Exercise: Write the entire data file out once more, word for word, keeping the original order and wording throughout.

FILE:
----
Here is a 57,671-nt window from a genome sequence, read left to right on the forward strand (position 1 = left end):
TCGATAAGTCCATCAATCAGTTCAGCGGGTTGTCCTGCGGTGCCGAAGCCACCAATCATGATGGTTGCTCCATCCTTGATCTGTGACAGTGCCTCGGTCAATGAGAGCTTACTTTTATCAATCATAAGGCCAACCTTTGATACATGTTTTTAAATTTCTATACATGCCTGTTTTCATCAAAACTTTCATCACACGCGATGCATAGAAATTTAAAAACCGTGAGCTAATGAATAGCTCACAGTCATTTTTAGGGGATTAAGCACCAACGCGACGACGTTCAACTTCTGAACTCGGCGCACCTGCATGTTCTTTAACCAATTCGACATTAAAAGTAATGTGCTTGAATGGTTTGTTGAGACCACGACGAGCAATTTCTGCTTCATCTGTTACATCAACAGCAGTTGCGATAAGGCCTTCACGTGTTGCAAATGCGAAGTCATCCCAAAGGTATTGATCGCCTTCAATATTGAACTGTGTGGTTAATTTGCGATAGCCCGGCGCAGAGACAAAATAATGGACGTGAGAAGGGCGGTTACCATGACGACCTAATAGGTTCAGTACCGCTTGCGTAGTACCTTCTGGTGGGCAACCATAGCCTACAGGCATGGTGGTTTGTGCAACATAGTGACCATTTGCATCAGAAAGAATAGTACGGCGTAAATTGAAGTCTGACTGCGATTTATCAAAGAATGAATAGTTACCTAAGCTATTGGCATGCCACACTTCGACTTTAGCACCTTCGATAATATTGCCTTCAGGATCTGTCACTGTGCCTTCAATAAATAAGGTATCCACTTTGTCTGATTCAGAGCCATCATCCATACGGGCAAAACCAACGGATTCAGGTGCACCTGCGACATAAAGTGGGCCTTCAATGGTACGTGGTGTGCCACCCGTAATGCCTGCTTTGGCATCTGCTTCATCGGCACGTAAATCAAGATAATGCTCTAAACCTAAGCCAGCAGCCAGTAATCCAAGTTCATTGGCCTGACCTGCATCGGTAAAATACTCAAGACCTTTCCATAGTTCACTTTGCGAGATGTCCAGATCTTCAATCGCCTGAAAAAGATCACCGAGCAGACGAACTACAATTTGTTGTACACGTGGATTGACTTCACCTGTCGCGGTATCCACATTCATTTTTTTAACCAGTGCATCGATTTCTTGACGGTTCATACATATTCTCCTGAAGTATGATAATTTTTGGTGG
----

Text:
Here is a 57,671-nt window from a genome sequence, read left to right on the forward strand (position 1 = left end):
TCGATAAGTCCATCAATCAGTTCAGCGGGTTGTCCTGCGGTGCCGAAGCCACCAATCATGATGGTTGCTCCATCCTTGATCTGTGACAGTGCCTCGGTCAATGAGAGCTTACTTTTATCAATCATAAGGCCAACCTTTGATACATGTTTTTAAATTTCTATACATGCCTGTTTTCATCAAAACTTTCATCACACGCGATGCATAGAAATTTAAAAACCGTGAGCTAATGAATAGCTCACAGTCATTTTTAGGGGATTAAGCACCAACGCGACGACGTTCAACTTCTGAACTCGGCGCACCTGCATGTTCTTTAACCAATTCGACATTAAAAGTAATGTGCTTGAATGGTTTGTTGAGACCACGACGAGCAATTTCTGCTTCATCTGTTACATCAACAGCAGTTGCGATAAGGCCTTCACGTGTTGCAAATGCGAAGTCATCCCAAAGGTATTGATCGCCTTCAATATTGAACTGTGTGGTTAATTTGCGATAGCCCGGCGCAGAGACAAAATAATGGACGTGAGAAGGGCGGTTACCATGACGACCTAATAGGTTCAGTACCGCTTGCGTAGTACCTTCTGGTGGGCAACCATAGCCTACAGGCATGGTGGTTTGTGCAACATAGTGACCATTTGCATCAGAAAGAATAGTACGGCGTAAATTGAAGTCTGACTGCGATTTATCAAAGAATGAATAGTTACCTAAGCTATTGGCATGCCACACTTCGACTTTAGCACCTTCGATAATATTGCCTTCAGGATCTGTCACTGTGCCTTCAATAAATAAGGTATCCACTTTGTCTGATTCAGAGCCATCATCCATACGGGCAAAACCAACGGATTCAGGTGCACCTGCGACATAAAGTGGGCCTTCAATGGTACGTGGTGTGCCACCCGTAATGCCTGCTTTGGCATCTGCTTCATCGGCACGTAAATCAAGATAATGCTCTAAACCTAAGCCAGCAGCCAGTAATCCAAGTTCATTGGCCTGACCTGCATCGGTAAAATACTCAAGACCTTTCCATAGTTCACTTTGCGAGATGTCCAGATCTTCAATCGCCTGAAAAAGATCACCGAGCAGACGAACTACAATTTGTTGTACACGTGGATTGACTTCACCTGTCGCGGTATCCACATTCATTTTTTTAACCAGTGCATCGATTTCTTGACGGTTCATACATATTCTCCTGAAGTATGATAATTTTTGGTGG